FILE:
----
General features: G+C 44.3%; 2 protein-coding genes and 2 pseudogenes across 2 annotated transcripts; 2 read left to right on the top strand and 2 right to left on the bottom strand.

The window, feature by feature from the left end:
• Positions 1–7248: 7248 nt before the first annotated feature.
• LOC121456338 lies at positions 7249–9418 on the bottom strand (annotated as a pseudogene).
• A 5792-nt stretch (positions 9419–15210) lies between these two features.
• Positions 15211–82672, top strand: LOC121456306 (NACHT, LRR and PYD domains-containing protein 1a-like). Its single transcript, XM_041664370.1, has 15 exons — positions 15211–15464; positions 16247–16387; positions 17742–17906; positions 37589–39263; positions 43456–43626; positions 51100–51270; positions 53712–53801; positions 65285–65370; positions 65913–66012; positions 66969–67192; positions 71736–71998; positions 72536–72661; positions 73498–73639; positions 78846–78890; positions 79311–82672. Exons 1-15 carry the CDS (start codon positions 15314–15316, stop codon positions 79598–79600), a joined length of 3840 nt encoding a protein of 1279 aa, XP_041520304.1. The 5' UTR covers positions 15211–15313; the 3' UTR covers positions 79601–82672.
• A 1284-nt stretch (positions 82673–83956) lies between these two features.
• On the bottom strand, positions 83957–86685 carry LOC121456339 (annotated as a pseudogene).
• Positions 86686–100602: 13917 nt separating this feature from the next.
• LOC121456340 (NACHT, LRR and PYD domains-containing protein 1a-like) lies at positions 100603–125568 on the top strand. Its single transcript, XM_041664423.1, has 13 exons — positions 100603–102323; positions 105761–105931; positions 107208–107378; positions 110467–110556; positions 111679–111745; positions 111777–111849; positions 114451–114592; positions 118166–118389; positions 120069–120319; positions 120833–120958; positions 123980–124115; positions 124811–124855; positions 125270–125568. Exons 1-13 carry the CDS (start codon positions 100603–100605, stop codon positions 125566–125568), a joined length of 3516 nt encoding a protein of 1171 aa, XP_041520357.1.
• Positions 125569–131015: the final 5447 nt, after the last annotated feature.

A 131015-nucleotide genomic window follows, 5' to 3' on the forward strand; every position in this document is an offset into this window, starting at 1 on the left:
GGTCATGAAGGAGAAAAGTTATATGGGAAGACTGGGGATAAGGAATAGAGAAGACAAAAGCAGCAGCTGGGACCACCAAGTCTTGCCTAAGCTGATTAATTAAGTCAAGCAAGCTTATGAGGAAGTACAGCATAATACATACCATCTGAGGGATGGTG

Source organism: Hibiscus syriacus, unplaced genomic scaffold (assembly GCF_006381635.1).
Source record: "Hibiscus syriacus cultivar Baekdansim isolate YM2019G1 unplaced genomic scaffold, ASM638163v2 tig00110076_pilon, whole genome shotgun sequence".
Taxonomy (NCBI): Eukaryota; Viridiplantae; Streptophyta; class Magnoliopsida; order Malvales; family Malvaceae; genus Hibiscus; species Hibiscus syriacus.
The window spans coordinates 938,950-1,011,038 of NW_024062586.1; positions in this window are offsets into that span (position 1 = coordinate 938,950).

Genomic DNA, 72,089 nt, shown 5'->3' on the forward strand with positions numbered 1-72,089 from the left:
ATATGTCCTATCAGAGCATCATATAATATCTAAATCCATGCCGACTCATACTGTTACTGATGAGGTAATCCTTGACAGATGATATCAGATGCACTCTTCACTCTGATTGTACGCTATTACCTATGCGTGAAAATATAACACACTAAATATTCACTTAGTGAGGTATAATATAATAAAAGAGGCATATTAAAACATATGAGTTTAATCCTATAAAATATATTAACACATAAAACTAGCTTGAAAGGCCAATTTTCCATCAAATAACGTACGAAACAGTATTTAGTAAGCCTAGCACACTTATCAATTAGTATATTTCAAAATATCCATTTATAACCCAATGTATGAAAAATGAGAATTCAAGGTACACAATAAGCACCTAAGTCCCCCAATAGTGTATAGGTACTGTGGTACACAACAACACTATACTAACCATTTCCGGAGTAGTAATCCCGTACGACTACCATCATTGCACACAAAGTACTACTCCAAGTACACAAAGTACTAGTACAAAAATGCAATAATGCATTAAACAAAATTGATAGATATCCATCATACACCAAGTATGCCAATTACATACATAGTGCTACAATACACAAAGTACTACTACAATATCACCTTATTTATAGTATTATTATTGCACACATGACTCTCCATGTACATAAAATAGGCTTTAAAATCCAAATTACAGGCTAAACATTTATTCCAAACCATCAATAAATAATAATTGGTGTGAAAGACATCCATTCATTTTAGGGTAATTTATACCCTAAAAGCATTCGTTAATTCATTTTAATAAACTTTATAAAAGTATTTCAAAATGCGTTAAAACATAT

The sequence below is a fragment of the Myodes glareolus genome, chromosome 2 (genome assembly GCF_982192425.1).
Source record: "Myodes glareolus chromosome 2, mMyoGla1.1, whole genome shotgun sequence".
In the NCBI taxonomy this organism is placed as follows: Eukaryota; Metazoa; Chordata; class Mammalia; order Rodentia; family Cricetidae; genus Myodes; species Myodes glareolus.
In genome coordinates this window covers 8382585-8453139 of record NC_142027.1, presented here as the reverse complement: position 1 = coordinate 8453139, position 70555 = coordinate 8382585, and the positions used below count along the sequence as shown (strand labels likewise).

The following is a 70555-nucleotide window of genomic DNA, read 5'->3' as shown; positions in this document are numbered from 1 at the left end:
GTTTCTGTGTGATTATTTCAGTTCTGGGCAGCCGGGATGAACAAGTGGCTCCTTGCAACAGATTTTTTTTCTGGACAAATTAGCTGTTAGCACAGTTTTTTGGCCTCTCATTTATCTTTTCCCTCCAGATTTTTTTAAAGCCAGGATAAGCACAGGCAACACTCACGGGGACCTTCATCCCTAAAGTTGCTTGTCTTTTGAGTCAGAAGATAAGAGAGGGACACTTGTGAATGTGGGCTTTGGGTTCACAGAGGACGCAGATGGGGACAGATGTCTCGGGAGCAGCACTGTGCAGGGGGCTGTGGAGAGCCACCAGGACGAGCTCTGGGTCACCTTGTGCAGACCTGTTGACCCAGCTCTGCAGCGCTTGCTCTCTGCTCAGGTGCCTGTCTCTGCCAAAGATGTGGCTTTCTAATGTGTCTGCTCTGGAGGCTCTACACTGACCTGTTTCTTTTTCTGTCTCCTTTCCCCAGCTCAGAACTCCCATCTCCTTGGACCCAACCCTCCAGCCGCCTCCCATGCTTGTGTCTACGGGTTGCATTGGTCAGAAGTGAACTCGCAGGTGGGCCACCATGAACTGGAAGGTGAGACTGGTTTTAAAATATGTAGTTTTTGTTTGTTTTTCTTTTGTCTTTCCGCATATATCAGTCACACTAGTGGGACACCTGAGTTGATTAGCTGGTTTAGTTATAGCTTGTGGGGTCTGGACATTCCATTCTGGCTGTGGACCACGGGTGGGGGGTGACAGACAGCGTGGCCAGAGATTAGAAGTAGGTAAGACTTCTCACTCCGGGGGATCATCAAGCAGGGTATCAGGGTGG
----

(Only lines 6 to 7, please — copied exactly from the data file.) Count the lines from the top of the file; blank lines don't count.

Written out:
• Positions 15211–82672, top strand: LOC121456306 (NACHT, LRR and PYD domains-containing protein 1a-like). Its single transcript, XM_041664370.1, has 15 exons — positions 15211–15464; positions 16247–16387; positions 17742–17906; positions 37589–39263; positions 43456–43626; positions 51100–51270; positions 53712–53801; positions 65285–65370; positions 65913–66012; positions 66969–67192; positions 71736–71998; positions 72536–72661; positions 73498–73639; positions 78846–78890; positions 79311–82672. Exons 1-15 carry the CDS (start codon positions 15314–15316, stop codon positions 79598–79600), a joined length of 3840 nt encoding a protein of 1279 aa, XP_041520304.1. The 5' UTR covers positions 15211–15313; the 3' UTR covers positions 79601–82672.
• A 1284-nt stretch (positions 82673–83956) lies between these two features.